Black Friday CPG Spotlight: Visibility Trends on Amazon.com and Walmart.com

Consumer spending on Black Friday rose 2.5% in 2023 compared to the prior year, with ecommerce sales rising 8.5% and in-store purchases increasing 1.1%, according to Mastercard’s SpendingPulse.

That’s a fairly impressive number considering that many U.S. consumers are still dealing with inflation and economic uncertainty, and since many retailers are no longer waiting for Black Friday to arrive before offering the extreme discounts that traditionally have run only during this massive annual sales event:  Amazon unofficially kicked off its holiday activity with “Prime Big Deal Days” in early October; Walmart hosted “Black Friday Deals” as early as Nov. 8.

Those two retailing giants are always among the leading shopper destinations on Black Friday, and therefore critical places for consumer brands to stand out in front of the massive audiences  that visit.

Tracking brand visibility on these two sites is a key mission for Analytic Index, one of the industry’s foremost platforms for digital shelf intelligence. Analytic Index annually publishes recap reports tracking brand activity on Amazon.com and Walmart.com during Black Friday and throughout the critical Cyber 5 sales window (Thanksgiving to Cyber Monday) across all major product departments.

Through its partnership with The Mars Agency, Analytic Index has compiled an exclusive special report examining visibility trends at Amazon.com and Walmart.com on Black Friday. The report takes a top-line look at impressions, sponsorship and promotional activity across all departments compared with 2022. It then takes a deep dive into trends in three key areas of the CPG marketplace: Grocery, Beauty, and Pet Supplies.

The report presents a clear picture of the departments and brands that gained the most visibility at Amazon and Walmart. But it also illustrates how much shopping behavior and brand activity differ across the two retailers. In fact, only a few of the day’s 10 top-selling brands (based on estimated share of sales) were the same at both Amazon and Walmart, and the brands involved in paid sponsorships and promotional executions varied widely at each retailer.

While those facts obviously reflect a substantial difference in brand availability on each website (especially given Amazon’s larger inventory), they also suggest that many brands are taking different approaches to advertising at each retailer based on their marketplace position and business objectives.

The following article presents highlights from the report, which can be downloaded in full above. Marketers can also learn how their own brands performed during over the Cyber 5 window by using Analytic Index’s free auditing tool.

Trends on Amazon.com

Amazon.com shoppers were apparently searching for deals of all types on Black Friday based on overall impressions, which were spread out across numerous departments. In fact, only two departments earned double-digit visibility shares: Home & Kitchen at 19.3%, and Clothing, Shoes & Jewelry at 15.3%.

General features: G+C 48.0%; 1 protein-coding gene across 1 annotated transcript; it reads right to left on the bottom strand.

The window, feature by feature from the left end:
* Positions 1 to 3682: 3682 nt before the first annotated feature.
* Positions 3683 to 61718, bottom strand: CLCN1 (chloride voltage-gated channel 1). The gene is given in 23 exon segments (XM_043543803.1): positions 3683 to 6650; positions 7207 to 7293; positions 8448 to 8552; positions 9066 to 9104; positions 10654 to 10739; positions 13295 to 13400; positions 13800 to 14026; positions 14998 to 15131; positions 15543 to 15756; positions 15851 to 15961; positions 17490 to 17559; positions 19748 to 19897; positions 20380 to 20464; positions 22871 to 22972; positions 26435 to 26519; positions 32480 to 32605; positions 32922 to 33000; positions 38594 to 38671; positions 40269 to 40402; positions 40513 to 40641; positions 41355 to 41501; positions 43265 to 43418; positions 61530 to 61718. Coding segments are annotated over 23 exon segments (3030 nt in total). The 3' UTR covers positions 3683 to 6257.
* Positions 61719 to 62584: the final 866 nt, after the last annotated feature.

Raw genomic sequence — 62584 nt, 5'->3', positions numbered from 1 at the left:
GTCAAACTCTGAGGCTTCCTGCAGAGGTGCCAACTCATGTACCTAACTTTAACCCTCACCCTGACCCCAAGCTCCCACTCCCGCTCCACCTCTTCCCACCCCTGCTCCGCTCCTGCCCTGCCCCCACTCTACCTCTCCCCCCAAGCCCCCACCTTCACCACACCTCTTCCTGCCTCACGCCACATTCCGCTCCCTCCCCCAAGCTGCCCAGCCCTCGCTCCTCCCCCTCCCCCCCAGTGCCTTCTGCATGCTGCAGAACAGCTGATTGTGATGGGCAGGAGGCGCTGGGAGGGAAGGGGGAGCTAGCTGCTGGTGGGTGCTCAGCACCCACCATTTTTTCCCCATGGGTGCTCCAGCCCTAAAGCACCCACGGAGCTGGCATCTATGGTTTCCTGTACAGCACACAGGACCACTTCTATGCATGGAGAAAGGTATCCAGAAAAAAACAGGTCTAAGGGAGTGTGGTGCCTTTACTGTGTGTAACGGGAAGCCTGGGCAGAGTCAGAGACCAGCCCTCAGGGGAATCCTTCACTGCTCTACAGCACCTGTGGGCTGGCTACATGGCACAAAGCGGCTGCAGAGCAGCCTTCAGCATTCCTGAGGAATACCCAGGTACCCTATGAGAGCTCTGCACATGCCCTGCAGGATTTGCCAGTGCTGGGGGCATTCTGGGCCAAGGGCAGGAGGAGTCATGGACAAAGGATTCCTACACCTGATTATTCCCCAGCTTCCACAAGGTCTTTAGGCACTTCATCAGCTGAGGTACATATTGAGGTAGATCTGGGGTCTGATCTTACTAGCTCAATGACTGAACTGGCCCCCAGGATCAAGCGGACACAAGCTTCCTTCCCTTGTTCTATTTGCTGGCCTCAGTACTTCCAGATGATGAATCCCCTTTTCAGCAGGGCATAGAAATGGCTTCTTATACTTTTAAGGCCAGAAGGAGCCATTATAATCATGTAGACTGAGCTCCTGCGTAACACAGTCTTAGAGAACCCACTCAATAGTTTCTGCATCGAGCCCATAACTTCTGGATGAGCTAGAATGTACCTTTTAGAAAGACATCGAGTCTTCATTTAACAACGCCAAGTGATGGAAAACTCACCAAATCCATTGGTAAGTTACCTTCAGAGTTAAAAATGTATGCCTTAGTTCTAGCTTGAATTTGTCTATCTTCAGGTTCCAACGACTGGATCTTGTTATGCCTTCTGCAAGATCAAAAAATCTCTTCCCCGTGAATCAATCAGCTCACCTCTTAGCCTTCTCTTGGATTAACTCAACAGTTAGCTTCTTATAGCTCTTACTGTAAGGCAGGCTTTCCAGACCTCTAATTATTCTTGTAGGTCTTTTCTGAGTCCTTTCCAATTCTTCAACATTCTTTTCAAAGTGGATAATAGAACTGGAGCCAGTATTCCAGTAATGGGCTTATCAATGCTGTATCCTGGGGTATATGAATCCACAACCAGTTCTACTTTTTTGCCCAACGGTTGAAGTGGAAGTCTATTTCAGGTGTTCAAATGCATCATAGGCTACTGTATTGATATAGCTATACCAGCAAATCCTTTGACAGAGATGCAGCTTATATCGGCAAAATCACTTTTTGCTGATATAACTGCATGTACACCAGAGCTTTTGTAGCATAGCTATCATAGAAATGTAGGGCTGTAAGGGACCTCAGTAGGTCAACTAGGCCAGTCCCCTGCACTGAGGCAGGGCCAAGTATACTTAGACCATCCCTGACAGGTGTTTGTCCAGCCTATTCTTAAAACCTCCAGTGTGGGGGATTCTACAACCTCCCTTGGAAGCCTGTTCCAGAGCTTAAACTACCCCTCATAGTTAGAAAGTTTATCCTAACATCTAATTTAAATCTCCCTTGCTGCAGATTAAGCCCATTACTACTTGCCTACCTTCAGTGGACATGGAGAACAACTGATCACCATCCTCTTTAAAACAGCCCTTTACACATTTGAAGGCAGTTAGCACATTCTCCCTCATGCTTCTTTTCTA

In both departments, individual brands placed a significantly stronger emphasis on promotional opportunities (formal programs involving discounts identified in results by badges or other markers) than sponsored products (the more straightforward, paid “Sponsored” designations). That, in fact, was a general trend reflected across all Amazon departments this year: in 13 of the 19 departments included in the Analytic Index report, the percentage of items running sponsored programs declined compared with Black Friday 2022 while the percentage of promoted items increased in all but one department.

CALLOUT: Still, Analytic Index finds that the most successful brands utilize both tactics, securing sponsorships and event-specific promotions to gain “double exposure” for items they are promoting through sales and other offers.

Analytic Index also warns against brands assuming that their “always on” search strategies on retailer websites will cover their bases during Black Friday. Because shopping behavior can differ during these kinds of events, with searches often filtered for special sales and keyword terms adjusted to meet seasonal needs, brands should consider adjusting their strategies accordingly.

Elsewhere, the Electronics (6.9%) and Toys & Games (7.2%) departments received relatively low visibility totals, given their status as popular gift categories and, therefore, common Black Friday destinations. The percentage of items promoted increased significantly in both cases, while sponsored programs declined.

Although Beauty & Personal Care received the third-highest share of impressions (at 8.2%), CPG departments aren’t typically viewed as being top of mind for Black Friday shoppers. (Amazon’s classifications include beauty-related appliances in this department). Still, more brands in the Grocery & Gourmet Food and Pet Supplies departments took advantage of the Black Friday traffic to stage promotions this year than in 2022. In Beauty and Personal Care, the ranks of promoted items rose significantly (up 37.7%) while the number of sponsored products stayed roughly the same (down 0.8%).

 

Leading Brands on Amazon.com

A look at the top Black Friday brands (based on estimated share of sales) on Amazon.com across the Beauty, Grocery and Pet departments presents clear evidence that Amazon.com provides a level playing field for smaller companies: